Academic journal article Journal of Singing

A Conversation with Gerald Finley, Part 1

Academic journal article Journal of Singing

A Conversation with Gerald Finley, Part 1

Article excerpt

At the lovely Eliot Hotel on Commonwealth Avenue in Boston, Gerald Finley and I had the following conversation . . .

Leslie Holmes: I'm going to quote a reviewer, to start off with. I don't know if you read your reviews.

Gerald Finley: I try not to get influenced that way.

LH: This was a man from the New York Magazine, reviewing you, after your performance of Oppenheimer [in Dr. Atomic] at the Met. He said, "Finley sings with the mellow baritone of a man about to stride into legend."

GF: [laughs]

LH: How does that make you feel?

GF: Well, I hope it's the right kind of legend.

LH: It kind of makes you wonder if, maybe, you are dead.

GF: Of course, it's wonderful that people express themselves, and that they've enjoyed your performance. And the ones that get written down are, obviously, the ones which other people become aware of. But, for me, sometimes the most gratifying are the ones from individuals who have made an effort to come out and give up their evening to share [in the performance]. If you've touched them, somehow, that's a huge and wonderful thing.

LH: You created the role of Robert Oppenheimer. What's it like to create a role, working with the composer [John Adams] and [director] Peter Sellars?

GF: Fundamentally, it's one of the great experiences of collaboration. For the most part of our life, we're reading off scores by composers who aren't alive, and a lot of the effort in trying to understand what a composer means, by how he notates things, can be a mine field. In recent years, part of the experience I've had, as a growing singer, is singing music written many centuries ago, and having people who say, "Well, OK, since there were certain instruments made in a particular way, the articulation has to be in this way, which means that the whole breathing structure of the arias has to be in a different way." So, you think, "Wow! This is a way of looking at this repertoire." So, a lot of that is guesswork, and you have to trust the musicianship of learned people who have done research on a scholastic level. In the end it is, of course, about communication. I mean, for us performers, essentially what we're trying to do is bring the notes from the page into the sound world, and offer communication and experience to the listeners, which, somehow, means something. Fundamentally, working with a composer, who's living, and interpreting it with the help of a director like Peter Sellars, you can ask them questions, such as, "What do you really mean, here?" "Is it OK if I don't take a breath in this place?" Often, the response will be, "Well, if it's going to make it better, yes." Literally, the marks on the page, by the composer, are his best attempts to get what is inside him into a communication medium. All he has is black lines and black dots. And then, he hands it over to the performer.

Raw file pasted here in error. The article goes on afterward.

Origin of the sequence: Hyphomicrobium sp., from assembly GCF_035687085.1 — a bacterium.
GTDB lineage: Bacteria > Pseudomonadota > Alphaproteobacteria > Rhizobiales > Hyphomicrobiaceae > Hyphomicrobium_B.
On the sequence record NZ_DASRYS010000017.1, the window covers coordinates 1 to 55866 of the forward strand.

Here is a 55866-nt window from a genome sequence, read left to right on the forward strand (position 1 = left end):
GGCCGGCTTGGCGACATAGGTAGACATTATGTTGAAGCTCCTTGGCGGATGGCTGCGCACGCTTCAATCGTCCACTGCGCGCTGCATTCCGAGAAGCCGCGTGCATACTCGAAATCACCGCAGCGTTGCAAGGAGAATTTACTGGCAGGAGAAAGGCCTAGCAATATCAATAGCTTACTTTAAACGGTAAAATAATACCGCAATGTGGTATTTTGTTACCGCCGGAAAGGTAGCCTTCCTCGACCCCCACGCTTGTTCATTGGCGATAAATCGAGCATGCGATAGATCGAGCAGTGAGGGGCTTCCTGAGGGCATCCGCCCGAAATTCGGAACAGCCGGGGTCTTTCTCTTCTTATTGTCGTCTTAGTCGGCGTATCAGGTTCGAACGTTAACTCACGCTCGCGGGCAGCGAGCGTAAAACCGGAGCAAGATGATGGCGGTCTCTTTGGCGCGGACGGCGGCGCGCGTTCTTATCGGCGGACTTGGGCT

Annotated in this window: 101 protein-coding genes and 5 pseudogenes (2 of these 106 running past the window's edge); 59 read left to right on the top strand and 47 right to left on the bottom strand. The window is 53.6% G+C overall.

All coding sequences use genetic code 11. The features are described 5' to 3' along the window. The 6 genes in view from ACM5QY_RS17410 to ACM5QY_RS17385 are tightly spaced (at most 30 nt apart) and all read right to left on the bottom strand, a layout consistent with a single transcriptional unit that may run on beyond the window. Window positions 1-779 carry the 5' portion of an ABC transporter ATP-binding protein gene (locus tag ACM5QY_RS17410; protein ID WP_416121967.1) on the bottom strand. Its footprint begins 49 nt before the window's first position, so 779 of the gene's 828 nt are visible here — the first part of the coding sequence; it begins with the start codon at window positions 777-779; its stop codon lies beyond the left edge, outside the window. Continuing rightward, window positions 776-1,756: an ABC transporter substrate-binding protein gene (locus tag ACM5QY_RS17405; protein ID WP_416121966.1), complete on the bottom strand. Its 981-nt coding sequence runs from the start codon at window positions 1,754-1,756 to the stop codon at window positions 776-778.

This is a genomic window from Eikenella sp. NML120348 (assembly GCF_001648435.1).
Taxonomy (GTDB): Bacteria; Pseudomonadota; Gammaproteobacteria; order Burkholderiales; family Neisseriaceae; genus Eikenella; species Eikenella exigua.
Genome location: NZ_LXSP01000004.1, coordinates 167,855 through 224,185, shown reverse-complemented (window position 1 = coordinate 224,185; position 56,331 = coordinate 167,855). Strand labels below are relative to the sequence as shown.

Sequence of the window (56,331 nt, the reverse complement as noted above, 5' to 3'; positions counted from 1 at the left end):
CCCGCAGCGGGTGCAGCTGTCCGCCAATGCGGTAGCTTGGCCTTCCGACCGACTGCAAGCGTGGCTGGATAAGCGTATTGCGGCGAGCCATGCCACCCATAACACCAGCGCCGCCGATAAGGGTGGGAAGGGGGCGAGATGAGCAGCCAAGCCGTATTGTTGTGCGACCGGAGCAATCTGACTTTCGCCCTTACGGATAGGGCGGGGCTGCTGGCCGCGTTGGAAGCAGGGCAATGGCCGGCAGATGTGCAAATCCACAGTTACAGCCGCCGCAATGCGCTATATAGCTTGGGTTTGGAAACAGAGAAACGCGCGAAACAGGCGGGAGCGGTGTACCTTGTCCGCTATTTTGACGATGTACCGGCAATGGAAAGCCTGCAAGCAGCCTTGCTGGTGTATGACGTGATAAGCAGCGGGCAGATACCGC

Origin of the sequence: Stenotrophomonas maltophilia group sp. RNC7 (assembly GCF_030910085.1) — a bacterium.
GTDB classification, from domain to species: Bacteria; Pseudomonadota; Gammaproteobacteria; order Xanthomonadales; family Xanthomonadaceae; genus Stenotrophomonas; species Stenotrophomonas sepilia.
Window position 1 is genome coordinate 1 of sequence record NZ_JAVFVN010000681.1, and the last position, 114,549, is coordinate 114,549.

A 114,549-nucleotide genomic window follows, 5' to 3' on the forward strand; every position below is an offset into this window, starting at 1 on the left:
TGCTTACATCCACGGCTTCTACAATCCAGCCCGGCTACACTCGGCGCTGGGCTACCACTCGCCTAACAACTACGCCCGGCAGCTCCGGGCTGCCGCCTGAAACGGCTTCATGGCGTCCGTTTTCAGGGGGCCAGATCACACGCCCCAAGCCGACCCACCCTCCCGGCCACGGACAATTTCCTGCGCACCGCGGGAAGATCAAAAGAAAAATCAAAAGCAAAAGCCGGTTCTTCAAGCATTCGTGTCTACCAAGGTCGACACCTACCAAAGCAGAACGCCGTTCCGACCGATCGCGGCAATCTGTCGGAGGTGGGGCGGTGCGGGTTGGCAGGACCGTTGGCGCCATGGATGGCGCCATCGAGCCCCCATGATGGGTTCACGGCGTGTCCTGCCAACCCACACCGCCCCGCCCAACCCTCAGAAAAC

LH: I have great empathy for the composer who puts these black dots down on the page, and then just hopes that they will be pulled off in the way he envisioned them. There are going to be a lot of performers doing that composer's work who are not near by.

GF: Absolutely.

LH: I suspect it's gratifying sometimes, and not so gratifying other times.

GF: I think that's right. There is an ideal that the composer has in mind, and when they reach the human frailty of real performers, who are struggling with the situation . . . an opera house, the tough union rules about how long the chorus can rehearse, the air conditioning system causing havoc, and many other things. I think of the extreme frustration that Samuel Barber must have felt the [opening] night of his Antony and Cleopatra, at the Met, where people were so distracted by the production that they really didn't have a chance to assess the music. And, or course, because the production - through pure and, sadly, not uncommon technical difficulties on set - the impact of the opera was, really, very marginal. …

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